A graphene material sample. Pic credit: Georgia Tech/Gary Meek
Scanning electron microscope image of graphene nanoribbons that are 22 nanometers wide between the middle electrode pair. Pic credit: Raghunath Murali
Raghunath Murali (left) and graduate student Kevin Brenner are shown with a test station used to study the properties of graphene. Pic credit: Georgia Tech/Gary Meek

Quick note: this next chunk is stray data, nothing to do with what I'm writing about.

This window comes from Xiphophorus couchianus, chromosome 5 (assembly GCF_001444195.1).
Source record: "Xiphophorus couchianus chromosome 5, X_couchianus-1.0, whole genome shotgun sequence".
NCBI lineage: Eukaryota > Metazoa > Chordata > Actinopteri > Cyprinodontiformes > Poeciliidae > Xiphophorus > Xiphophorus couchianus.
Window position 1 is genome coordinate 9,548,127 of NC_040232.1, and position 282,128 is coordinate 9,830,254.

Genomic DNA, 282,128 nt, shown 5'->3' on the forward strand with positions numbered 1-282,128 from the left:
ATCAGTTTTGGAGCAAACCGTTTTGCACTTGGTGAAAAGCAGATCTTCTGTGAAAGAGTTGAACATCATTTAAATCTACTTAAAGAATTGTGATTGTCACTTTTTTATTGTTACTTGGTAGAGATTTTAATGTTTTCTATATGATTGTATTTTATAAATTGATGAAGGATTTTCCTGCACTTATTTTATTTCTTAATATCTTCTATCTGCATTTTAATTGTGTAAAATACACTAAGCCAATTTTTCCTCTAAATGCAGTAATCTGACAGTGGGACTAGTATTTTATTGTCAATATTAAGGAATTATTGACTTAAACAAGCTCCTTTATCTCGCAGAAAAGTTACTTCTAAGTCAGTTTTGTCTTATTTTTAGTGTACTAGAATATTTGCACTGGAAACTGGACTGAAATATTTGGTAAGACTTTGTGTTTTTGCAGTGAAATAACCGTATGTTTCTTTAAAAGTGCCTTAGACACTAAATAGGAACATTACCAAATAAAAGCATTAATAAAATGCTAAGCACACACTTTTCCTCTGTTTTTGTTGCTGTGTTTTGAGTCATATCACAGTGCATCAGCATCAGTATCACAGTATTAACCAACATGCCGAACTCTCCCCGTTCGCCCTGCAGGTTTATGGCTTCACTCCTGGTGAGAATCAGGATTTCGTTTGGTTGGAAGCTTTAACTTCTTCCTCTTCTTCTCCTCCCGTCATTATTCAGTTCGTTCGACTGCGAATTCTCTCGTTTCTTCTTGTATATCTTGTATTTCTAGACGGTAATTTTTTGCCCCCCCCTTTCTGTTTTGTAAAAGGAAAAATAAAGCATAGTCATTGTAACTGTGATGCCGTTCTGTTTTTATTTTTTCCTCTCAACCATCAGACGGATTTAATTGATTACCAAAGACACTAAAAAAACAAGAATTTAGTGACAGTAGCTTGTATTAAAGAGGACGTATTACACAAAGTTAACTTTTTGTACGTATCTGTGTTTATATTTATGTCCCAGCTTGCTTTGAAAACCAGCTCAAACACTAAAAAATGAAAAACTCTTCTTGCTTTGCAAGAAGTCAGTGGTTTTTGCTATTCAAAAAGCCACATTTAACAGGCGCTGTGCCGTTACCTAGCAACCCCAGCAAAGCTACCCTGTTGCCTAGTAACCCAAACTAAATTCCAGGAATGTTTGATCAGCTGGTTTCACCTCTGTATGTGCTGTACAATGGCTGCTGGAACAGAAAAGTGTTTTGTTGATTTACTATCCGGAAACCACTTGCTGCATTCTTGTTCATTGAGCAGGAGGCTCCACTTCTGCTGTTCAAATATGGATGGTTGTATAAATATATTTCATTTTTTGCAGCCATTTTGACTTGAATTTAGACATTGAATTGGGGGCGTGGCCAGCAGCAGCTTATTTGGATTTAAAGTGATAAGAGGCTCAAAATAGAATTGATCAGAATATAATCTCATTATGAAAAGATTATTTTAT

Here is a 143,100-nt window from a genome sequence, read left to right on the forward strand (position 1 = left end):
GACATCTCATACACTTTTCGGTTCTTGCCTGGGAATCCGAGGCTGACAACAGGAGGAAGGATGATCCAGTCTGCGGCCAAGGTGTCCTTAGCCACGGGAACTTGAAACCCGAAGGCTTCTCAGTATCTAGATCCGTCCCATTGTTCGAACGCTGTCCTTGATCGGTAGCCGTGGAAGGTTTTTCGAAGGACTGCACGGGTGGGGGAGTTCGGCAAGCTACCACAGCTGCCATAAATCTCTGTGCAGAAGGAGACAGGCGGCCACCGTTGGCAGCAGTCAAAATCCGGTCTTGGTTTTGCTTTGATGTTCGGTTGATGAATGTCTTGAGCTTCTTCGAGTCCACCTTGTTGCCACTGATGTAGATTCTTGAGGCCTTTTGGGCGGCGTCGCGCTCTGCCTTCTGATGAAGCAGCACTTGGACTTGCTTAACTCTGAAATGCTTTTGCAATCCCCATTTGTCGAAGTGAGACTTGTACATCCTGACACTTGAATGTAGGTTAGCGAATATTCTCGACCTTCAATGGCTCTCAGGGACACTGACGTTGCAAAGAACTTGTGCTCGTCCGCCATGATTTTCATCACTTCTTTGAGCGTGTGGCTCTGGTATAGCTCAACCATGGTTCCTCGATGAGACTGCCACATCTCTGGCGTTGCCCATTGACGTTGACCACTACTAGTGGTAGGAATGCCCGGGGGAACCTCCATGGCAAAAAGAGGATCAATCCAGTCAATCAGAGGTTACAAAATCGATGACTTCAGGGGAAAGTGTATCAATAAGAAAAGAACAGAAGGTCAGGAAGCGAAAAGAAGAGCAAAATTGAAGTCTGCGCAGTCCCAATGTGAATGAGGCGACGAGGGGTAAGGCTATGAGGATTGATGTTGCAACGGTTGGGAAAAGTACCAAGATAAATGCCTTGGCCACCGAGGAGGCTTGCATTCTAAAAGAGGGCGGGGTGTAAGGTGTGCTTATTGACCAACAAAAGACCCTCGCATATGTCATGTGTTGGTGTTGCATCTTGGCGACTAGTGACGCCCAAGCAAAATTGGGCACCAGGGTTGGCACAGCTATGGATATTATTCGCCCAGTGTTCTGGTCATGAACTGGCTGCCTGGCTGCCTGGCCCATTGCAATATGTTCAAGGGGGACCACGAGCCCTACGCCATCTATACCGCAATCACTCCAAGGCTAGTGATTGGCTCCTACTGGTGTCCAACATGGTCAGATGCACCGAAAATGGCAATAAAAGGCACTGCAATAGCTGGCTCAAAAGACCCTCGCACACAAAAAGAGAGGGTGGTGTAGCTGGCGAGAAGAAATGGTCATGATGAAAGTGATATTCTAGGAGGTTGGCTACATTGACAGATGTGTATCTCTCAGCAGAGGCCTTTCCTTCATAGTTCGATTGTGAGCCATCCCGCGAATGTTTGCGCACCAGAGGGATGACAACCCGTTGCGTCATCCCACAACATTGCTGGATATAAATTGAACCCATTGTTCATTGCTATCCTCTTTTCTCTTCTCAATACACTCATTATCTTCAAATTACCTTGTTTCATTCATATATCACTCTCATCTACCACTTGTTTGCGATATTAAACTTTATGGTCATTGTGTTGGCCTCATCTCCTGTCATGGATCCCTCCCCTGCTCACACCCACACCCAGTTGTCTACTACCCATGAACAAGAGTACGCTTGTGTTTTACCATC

Graphene, the one-atom-thick gauze of carbon atoms resembling chicken wire first isolated in 2004, continues to find new and wondrous applications. It has already been used to create the world’s smallest transistor and now researchers at the Georgia Institute of Technology have experimentally demonstrated the potential for graphene to replace copper for interconnects in future generations of integrated circuits.
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